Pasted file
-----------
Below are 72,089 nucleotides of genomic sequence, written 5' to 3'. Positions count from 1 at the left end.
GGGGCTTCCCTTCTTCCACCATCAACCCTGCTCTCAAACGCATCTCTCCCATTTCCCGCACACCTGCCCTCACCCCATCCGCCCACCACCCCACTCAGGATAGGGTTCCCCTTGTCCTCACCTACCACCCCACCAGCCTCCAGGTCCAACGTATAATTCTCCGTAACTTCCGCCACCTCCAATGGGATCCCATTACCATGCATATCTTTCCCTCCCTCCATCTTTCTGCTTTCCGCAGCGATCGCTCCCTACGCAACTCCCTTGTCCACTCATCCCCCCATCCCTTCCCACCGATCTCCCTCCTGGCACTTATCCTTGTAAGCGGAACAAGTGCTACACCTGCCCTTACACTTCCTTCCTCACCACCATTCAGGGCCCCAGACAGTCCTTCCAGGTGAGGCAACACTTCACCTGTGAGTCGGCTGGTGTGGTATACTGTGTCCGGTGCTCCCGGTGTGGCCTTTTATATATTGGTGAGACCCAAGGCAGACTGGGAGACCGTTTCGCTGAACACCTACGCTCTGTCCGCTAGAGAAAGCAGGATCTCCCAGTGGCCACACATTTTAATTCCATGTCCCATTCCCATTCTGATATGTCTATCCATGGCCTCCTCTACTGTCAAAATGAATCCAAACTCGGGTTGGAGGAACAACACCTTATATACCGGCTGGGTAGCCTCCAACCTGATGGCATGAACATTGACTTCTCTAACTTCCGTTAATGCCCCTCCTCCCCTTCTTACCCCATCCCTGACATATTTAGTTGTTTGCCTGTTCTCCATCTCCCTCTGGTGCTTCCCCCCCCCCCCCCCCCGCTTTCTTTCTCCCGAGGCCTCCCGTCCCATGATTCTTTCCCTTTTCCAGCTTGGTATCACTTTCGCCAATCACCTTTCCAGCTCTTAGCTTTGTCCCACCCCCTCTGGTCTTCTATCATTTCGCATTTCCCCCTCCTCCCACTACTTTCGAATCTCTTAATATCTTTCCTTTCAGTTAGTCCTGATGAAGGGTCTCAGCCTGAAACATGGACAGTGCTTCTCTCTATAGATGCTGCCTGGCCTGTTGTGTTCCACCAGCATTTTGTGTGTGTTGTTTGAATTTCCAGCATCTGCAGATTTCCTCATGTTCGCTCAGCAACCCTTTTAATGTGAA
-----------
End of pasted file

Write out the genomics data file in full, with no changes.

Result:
Below are 72,089 nucleotides of genomic sequence, written 5' to 3'. Positions count from 1 at the left end.
GGGGCTTCCCTTCTTCCACCATCAACCCTGCTCTCAAACGCATCTCTCCCATTTCCCGCACACCTGCCCTCACCCCATCCGCCCACCACCCCACTCAGGATAGGGTTCCCCTTGTCCTCACCTACCACCCCACCAGCCTCCAGGTCCAACGTATAATTCTCCGTAACTTCCGCCACCTCCAATGGGATCCCATTACCATGCATATCTTTCCCTCCCTCCATCTTTCTGCTTTCCGCAGCGATCGCTCCCTACGCAACTCCCTTGTCCACTCATCCCCCCATCCCTTCCCACCGATCTCCCTCCTGGCACTTATCCTTGTAAGCGGAACAAGTGCTACACCTGCCCTTACACTTCCTTCCTCACCACCATTCAGGGCCCCAGACAGTCCTTCCAGGTGAGGCAACACTTCACCTGTGAGTCGGCTGGTGTGGTATACTGTGTCCGGTGCTCCCGGTGTGGCCTTTTATATATTGGTGAGACCCAAGGCAGACTGGGAGACCGTTTCGCTGAACACCTACGCTCTGTCCGCTAGAGAAAGCAGGATCTCCCAGTGGCCACACATTTTAATTCCATGTCCCATTCCCATTCTGATATGTCTATCCATGGCCTCCTCTACTGTCAAAATGAATCCAAACTCGGGTTGGAGGAACAACACCTTATATACCGGCTGGGTAGCCTCCAACCTGATGGCATGAACATTGACTTCTCTAACTTCCGTTAATGCCCCTCCTCCCCTTCTTACCCCATCCCTGACATATTTAGTTGTTTGCCTGTTCTCCATCTCCCTCTGGTGCTTCCCCCCCCCCCCCCCCCGCTTTCTTTCTCCCGAGGCCTCCCGTCCCATGATTCTTTCCCTTTTCCAGCTTGGTATCACTTTCGCCAATCACCTTTCCAGCTCTTAGCTTTGTCCCACCCCCTCTGGTCTTCTATCATTTCGCATTTCCCCCTCCTCCCACTACTTTCGAATCTCTTAATATCTTTCCTTTCAGTTAGTCCTGATGAAGGGTCTCAGCCTGAAACATGGACAGTGCTTCTCTCTATAGATGCTGCCTGGCCTGTTGTGTTCCACCAGCATTTTGTGTGTGTTGTTTGAATTTCCAGCATCTGCAGATTTCCTCATGTTCGCTCAGCAACCCTTTTAATGTGAA